Aggressively sharp and biting right from the start. Like an enthusiastic greyhound at the start of a race, as it madly dashes out of the gate. Alas this is not the winner. It mellows and tires before finishing, with noticeable baby powder notes in the dry-down. Projection and longevity are beyond belief, but after the first few hours you're fatigued from wearing.

This was my best friend from High Schools signature scent back in the 80's. It drove me crazy for some reason, and induced sneezing when applied. I tried on many occasions to wear (and understand) Monogram by Ralph Lauren to no avail.

Slightly sharp citrus bergamot/aldehyde ladened opening, very dry lavender, punjant incense, cyclamen, heliotrope over a mildly musky base with a touch of synthetic woods.
*Envision Helmut Lang Cologne and Gucci Rush for Men having a love child.....

This fragrance was advertised heavily in magazines and department store circulars, and the bonus gift with purchases were very lavish and generous. Free engraving on the bottles was virtually unheard of at the time!

Why did it fail? I've always suspected that this fragrance was toxic. Don't ask me why, but there was something quite unsettling about wearing it, and a general feeling of discomfort with your breathing. Of course nobody will ever admit to that now (for fear of lawsuits), but at the time it was really mysterious how this disappeared from the marketplace so fast; especially knowing all the investment by RL and Warner-Lambert into the packaging and promotion of Monogram. I don't ever remember a fragrance disappearing from stores and being sent back to corporate after less then a three year run, without explanation nor going to a discount chain. Very odd....

I still have a few deluxe sample vials, and occasionally sniff them. I still sneeze and laugh at myself for trying again to like this after nearly thirty years. Some things in life just weren't meant to be....

This one has a classic men's cologne vibe to it, which I think is a hit or miss for the scent collector. I don't think it is very versatile, albeit not unpleasant per se.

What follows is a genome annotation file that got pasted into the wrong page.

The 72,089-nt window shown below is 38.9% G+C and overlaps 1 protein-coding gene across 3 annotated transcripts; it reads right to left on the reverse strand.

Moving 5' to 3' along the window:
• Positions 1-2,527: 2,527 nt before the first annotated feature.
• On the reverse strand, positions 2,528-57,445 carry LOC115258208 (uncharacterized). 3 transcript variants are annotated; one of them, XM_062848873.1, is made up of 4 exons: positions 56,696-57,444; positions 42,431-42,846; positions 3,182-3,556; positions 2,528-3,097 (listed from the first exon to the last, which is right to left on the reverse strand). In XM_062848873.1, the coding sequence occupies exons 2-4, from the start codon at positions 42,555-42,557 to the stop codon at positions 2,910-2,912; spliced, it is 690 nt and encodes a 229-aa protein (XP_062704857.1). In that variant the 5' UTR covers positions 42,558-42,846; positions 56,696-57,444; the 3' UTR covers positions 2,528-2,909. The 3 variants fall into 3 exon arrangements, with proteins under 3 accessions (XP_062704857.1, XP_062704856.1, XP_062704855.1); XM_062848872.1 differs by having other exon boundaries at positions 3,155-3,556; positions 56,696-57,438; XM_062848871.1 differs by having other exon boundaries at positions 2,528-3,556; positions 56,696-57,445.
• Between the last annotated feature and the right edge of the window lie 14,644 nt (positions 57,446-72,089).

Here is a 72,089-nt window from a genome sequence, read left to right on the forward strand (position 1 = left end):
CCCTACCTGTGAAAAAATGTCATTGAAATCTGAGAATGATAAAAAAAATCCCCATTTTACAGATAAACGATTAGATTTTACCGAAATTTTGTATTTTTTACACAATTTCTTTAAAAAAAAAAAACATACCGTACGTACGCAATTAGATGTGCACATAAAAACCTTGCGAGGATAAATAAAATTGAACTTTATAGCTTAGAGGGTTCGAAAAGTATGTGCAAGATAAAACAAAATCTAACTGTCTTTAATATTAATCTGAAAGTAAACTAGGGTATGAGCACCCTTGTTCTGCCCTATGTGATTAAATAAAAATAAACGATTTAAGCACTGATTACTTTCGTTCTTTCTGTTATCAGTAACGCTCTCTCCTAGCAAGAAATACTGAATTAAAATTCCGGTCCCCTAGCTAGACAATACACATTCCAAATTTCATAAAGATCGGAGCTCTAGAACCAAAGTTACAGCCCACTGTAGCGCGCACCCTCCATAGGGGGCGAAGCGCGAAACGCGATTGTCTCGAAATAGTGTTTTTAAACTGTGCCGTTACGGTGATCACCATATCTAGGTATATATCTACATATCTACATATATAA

Fragrance notes:
[Top] - Amber, Siam Benzoin, Bergamot, Vanilla, Jasmine
[Heart] - Green Notes, Sandalwood, Cedar, Woody Notes, Leather
[Bottom] - Lavender, Oakmoss, Musk, Patchouli, Spicy Notes

I do see the slight resemblance to the original Polo, but with a spicier twist and character that sets it apart. Monogram is darker, deeper, and louder than Polo, and this one SCREAMS 80's gaudy men's cologne!

Wear with caution, as some may find it cloying or - well - OLD SMELLING.

The opening combines a transient citrus welcome with a jasmine-iris component that is very delightful. In the drydown a well-rounded spicy touch is added, with whiffs of herbal green tones developing with just a hint of lavender. Then we are are getting down to the core of the matter: a distinctive but not-too-harsh patchouli combines with an oakmoss of beautiful clarity: fresh with a touch of bite, but counterbalanced by delicious smoothness. This is first-class oakmoss, revealing this scent as a fougère of great standing. In the base a touch of amber is added, with leather and wood notes, the latter mainly cedar with a touch of pine. This superb balance of the fresh fougère character and sheer elegance is very impressive and not commonly found. The performance is outstanding: good silage, very good projection and an incredible longevity of sixteen hours on my skin, fading very slowly. Definitely a child of it's time, but what a wonderful child! One of my favourite fougères, and one of RL's finest.